=acc_cond= which is actually inherited from the =twa= parent. You can
ignore the =twa= inheritance for now, we will discuss it when we talk
about [[#on-the-fly-interface][the on-the-fly interface in the next section]].
In this section we are discussing the "explicit interface", which is a
way of exploring the stored graph directly.
The =digraph= template class in Spot is parameterized by classes
representing additional data to store on state, and on edges. In the
case of a =twa_graph=, these extra data are implemented as
=twa_graph_state= (but we won't be concerned about this type) and
=twa_graph_edge_data=. The class =twa_graph_edge_data= has two
fields: =cond= is a BDD representing the label of the edge, and
=acc= represents the acceptance sets to which the edge belong.
The =digraph= stores a vector of states, and a vector of edges, but
both states and edges need to be equipped with field necessary to
represent the graph structure. In particular, a state holds two edges
numbers representing the first (=succ=) and last (=succ_tail=) edges
exiting the state (that "last edge" is only useful to append new
transitions, it is not used for iteration), and each edge has three
additional fields: =src= (the source state), =dst= (the destination
state), and =next_succ= (the index of the next edge leaving =src=, in
the edge vector). By way of template inheritance, these
=digraph=-fields are combined with the =twa_graph= specific fields, so
that all edges can be represented by an instance of
=std::vector<internal::edge_storage<twa_graph_edges_data>>=: each
element of this vector acts as a structure with 5 fields; likewise for
the state vector.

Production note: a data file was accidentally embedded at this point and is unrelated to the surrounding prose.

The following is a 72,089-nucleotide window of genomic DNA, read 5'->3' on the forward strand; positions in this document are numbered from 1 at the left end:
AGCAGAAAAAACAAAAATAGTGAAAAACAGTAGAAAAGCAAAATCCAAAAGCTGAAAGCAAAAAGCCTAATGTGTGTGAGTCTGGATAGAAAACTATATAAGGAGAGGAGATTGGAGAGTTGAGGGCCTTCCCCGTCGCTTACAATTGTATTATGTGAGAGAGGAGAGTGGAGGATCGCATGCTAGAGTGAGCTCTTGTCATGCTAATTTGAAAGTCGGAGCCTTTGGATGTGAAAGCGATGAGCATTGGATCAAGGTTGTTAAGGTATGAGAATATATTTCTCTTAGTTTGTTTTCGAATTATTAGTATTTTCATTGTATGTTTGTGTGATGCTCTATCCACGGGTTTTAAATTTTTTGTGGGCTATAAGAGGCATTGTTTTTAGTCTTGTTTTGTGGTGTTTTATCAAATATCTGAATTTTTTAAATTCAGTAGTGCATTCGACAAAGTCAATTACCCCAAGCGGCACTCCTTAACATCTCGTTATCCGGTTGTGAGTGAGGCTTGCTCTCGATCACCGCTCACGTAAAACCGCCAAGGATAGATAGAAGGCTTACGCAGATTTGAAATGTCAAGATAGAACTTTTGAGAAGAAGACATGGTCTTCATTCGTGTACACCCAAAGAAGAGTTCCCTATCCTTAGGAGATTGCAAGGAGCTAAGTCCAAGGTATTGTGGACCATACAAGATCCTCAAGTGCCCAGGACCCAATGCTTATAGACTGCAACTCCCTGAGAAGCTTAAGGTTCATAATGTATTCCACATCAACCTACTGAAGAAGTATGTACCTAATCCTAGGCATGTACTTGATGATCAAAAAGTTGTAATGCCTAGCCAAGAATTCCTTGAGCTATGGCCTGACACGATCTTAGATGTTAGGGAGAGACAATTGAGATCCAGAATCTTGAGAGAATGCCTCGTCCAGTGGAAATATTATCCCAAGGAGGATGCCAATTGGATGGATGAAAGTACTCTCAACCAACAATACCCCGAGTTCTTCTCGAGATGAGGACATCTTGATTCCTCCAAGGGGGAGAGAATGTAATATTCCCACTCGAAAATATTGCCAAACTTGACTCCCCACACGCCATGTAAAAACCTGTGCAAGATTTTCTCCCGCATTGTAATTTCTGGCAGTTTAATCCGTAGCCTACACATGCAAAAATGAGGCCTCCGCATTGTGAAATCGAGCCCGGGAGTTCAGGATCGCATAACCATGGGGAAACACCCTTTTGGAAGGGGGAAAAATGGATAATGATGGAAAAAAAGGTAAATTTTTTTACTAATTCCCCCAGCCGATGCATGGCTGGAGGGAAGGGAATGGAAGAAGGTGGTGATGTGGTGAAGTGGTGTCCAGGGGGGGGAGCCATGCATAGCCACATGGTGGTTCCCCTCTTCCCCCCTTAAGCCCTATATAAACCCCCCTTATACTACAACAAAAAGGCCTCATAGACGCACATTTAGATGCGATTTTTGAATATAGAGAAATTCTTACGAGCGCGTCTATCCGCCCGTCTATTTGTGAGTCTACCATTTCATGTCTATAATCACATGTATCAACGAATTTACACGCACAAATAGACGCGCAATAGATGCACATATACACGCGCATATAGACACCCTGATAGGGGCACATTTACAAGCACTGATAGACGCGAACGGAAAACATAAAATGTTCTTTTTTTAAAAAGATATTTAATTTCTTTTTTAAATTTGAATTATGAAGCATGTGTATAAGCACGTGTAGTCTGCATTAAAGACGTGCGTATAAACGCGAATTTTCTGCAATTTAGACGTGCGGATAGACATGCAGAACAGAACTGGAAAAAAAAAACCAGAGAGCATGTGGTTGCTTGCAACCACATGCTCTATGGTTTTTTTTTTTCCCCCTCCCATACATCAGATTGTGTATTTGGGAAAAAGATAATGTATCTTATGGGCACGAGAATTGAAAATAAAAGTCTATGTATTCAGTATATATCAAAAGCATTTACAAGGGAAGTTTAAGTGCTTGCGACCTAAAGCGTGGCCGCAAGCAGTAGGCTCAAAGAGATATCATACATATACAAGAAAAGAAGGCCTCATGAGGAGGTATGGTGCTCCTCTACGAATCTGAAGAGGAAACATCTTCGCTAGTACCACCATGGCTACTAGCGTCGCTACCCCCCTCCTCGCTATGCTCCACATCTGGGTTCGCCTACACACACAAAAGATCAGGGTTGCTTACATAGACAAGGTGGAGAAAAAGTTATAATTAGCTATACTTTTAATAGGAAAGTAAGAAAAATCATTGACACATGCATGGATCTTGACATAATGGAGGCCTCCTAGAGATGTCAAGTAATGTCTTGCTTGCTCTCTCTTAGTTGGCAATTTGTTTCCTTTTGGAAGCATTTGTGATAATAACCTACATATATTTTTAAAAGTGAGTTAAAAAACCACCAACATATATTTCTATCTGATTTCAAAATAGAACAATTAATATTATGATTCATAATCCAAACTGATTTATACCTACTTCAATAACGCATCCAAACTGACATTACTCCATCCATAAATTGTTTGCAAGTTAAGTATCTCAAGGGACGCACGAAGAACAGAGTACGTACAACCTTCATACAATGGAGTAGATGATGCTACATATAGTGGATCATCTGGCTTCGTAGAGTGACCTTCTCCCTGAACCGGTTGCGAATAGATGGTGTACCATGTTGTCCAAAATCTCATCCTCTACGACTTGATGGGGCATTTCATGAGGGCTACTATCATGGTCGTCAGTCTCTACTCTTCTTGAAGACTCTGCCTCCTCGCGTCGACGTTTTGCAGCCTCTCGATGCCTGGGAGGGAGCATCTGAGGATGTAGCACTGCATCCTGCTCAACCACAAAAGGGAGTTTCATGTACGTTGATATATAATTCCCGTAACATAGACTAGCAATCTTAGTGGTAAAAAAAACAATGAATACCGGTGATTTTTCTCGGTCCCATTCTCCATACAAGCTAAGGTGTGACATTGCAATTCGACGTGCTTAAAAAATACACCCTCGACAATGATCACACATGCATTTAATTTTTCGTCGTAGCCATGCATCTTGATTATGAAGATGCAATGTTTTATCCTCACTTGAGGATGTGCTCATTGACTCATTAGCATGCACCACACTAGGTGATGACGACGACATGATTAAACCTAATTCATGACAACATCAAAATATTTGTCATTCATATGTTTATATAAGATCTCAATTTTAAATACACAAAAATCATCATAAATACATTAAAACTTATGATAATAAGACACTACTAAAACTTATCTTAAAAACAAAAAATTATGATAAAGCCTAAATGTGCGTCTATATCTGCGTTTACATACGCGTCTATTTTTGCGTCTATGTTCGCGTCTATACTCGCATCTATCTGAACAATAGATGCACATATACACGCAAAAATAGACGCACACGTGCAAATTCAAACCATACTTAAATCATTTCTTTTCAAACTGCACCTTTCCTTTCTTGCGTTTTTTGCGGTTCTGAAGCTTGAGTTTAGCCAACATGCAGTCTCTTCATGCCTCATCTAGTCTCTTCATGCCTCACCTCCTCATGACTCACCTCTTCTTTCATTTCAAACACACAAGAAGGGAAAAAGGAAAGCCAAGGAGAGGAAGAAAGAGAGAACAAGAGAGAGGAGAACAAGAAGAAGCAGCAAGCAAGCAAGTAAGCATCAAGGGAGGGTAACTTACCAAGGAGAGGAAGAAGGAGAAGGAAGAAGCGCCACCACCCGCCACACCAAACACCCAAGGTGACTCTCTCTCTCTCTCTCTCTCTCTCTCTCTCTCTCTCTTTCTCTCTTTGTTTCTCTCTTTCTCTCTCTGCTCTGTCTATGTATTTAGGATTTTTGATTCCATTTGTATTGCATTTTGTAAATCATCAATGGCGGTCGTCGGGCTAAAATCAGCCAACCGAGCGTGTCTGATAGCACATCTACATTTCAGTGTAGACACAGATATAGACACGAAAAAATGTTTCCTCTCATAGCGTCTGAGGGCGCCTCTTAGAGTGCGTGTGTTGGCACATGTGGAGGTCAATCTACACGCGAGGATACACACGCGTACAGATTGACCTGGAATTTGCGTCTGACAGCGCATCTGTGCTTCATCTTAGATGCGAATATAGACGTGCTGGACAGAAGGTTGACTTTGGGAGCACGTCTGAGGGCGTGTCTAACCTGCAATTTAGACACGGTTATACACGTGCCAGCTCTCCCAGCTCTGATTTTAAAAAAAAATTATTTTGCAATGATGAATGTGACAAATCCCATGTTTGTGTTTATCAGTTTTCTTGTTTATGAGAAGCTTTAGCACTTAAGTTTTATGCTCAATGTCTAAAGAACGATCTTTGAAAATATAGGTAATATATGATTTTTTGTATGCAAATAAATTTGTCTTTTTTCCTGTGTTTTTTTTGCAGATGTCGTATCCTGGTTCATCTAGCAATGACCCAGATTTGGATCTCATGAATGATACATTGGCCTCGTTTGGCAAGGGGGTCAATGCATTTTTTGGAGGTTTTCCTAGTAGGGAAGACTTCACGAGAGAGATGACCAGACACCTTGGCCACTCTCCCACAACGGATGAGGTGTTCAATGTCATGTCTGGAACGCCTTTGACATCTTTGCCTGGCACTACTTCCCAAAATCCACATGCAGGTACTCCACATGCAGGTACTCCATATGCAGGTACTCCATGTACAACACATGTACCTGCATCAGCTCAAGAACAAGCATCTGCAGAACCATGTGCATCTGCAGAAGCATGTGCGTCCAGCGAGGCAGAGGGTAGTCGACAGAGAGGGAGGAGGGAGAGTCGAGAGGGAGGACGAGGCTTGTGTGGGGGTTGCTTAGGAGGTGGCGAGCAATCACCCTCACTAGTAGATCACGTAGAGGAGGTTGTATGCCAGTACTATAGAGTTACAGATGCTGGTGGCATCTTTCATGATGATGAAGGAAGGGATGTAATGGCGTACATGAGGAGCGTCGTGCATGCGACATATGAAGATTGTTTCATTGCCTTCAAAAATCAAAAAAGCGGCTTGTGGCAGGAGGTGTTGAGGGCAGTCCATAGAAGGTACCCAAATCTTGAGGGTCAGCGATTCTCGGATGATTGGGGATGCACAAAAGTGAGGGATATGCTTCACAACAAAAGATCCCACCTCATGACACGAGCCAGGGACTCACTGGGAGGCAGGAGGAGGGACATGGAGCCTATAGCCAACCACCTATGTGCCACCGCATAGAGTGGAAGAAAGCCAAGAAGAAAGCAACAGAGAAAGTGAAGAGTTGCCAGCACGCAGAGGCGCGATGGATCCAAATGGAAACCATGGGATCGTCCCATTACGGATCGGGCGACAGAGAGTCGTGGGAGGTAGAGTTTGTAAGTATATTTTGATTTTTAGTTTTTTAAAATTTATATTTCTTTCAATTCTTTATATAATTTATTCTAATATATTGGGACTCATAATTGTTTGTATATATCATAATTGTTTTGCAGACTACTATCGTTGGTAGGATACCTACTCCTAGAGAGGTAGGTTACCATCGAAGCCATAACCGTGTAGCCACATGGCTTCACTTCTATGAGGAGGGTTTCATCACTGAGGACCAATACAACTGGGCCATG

Calling =get_init_state_number()= will return a state number which is
just an index into the state vector of the underlying graph.
From a state number =s=, it is possible to iterate over all successors
by doing a =for= loop on =out(s)=, as in:
#+BEGIN_SRC C++ :results verbatim :exports both
#include <iostream>
#include <spot/twa/twagraph.hh>
#include <spot/tl/parse.hh>
#include <spot/twaalgos/translate.hh>
void example(spot::const_twa_graph_ptr aut)
{
unsigned s = aut->get_init_state_number();
for (auto& e: aut->out(s))
std::cout << e.src << "->" << e.dst << '\n';
}
int main()
{
// Create a small example automaton
spot::parsed_formula pf = spot::parse_infix_psl("FGa | FGb");
if (pf.format_errors(std::cerr))
return 1;
example(spot::translator().run(pf.f));
}
#+END_SRC
#+RESULTS:
: 2->0
: 2->1
: 2->2
In the above lines, =aut->out(s)= delegates to
=aut->get_graphs().out(s)= and returns a =state_out<graph_t>=
instance, which is a small temporary object masquerading as an STL
container with =begin()= and =end()= methods. The ranged-for loop
syntax of C++ works exactly as if we had typed
#+BEGIN_SRC C++
// You could write this, but why not let the compiler do it for you?
// In any case, do not spell out the types of tmp and i, as those
// should be considered internal details.